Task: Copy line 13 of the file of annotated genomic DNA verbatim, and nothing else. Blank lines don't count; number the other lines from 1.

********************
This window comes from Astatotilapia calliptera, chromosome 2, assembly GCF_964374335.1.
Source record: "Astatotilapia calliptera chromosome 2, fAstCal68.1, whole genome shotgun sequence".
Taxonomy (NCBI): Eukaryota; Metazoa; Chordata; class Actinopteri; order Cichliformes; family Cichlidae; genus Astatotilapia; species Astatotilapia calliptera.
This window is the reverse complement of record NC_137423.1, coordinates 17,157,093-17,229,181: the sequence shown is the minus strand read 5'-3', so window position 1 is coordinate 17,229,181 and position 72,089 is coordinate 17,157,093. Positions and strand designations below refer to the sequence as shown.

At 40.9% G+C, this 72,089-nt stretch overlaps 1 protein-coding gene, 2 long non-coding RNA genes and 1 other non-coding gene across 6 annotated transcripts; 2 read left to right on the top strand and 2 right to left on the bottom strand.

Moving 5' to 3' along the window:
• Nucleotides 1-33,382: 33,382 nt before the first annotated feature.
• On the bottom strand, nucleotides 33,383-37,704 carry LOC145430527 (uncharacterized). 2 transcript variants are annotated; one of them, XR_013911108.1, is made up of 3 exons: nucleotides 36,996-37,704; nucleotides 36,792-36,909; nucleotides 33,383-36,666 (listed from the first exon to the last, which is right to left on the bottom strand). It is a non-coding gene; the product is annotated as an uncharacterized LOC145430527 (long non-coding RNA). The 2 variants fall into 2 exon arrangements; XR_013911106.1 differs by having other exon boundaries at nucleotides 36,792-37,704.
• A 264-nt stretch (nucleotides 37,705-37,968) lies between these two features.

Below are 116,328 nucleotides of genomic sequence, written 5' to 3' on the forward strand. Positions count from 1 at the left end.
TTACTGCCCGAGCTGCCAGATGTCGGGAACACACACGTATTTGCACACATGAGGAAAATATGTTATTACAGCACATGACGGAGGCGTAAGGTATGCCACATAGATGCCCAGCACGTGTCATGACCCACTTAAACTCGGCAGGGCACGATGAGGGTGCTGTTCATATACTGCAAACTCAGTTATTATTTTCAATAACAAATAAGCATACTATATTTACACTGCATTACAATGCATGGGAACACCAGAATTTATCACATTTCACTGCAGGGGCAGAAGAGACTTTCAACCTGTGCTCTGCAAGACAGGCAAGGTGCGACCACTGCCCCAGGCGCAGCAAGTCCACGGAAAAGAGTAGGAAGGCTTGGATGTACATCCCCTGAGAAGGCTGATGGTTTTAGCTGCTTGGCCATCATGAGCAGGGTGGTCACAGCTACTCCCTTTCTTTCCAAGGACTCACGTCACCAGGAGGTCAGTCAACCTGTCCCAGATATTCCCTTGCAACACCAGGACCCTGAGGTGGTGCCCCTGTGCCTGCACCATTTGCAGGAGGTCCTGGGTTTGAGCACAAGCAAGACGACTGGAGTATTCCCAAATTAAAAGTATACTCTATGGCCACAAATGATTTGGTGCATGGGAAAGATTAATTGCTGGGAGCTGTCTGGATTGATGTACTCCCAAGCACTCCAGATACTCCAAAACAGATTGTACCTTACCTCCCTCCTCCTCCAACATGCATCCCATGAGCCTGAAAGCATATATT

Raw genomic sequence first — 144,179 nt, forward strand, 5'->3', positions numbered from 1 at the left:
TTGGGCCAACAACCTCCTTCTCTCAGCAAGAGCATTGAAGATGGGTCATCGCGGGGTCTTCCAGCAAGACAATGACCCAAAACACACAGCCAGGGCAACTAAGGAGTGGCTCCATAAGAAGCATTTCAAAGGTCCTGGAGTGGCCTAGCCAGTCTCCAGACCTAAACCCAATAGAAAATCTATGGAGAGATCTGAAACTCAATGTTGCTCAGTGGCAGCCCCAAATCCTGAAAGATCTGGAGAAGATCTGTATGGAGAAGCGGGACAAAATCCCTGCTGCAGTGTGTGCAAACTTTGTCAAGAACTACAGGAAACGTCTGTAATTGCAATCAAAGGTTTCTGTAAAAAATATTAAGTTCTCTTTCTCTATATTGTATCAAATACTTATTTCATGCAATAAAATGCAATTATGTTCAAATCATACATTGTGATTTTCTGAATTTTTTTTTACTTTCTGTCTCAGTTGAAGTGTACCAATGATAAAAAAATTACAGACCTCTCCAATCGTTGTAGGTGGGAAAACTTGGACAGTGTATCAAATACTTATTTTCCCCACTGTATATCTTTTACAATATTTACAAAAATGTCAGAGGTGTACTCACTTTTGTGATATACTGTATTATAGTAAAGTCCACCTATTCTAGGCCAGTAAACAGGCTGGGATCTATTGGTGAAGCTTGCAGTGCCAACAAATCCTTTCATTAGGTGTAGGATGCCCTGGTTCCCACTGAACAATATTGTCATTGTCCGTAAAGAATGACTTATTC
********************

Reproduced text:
TTGGGCCAACAACCTCCTTCTCTCAGCAAGAGCATTGAAGATGGGTCATCGCGGGGTCTTCCAGCAAGACAATGACCCAAAACACACAGCCAGGGCAACTAAGGAGTGGCTCCATAAGAAGCATTTCAAAGGTCCTGGAGTGGCCTAGCCAGTCTCCAGACCTAAACCCAATAGAAAATCTATGGAGAGATCTGAAACTCAATGTTGCTCAGTGGCAGCCCCAAATCCTGAAAGATCTGGAGAAGATCTGTATGGAGAAGCGGGACAAAATCCCTGCTGCAGTGTGTGCAAACTTTGTCAAGAACTACAGGAAACGTCTGTAATTGCAATCAAAGGTTTCTGTAAAAAATATTAAGTTCTCTTTCTCTATATTGTATCAAATACTTATTTCATGCAATAAAATGCAATTATGTTCAAATCATACATTGTGATTTTCTGAATTTTTTTTTACTTTCTGTCTCAGTTGAAGTGTACCAATGATAAAAAAATTACAGACCTCTCCAATCGTTGTAGGTGGGAAAACTTGGACAGTGTATCAAATACTTATTTTCCCCACTGTATATCTTTTACAATATTTACAAAAATGTCAGAGGTGTACTCACTTTTGTGATATACTGTATTATAGTAAAGTCCACCTATTCTAGGCCAGTAAACAGGCTGGGATCTATTGGTGAAGCTTGCAGTGCCAACAAATCCTTTCATTAGGTGTAGGATGCCCTGGTTCCCACTGAACAATATTGTCATTGTCCGTAAAGAATGACTTATTC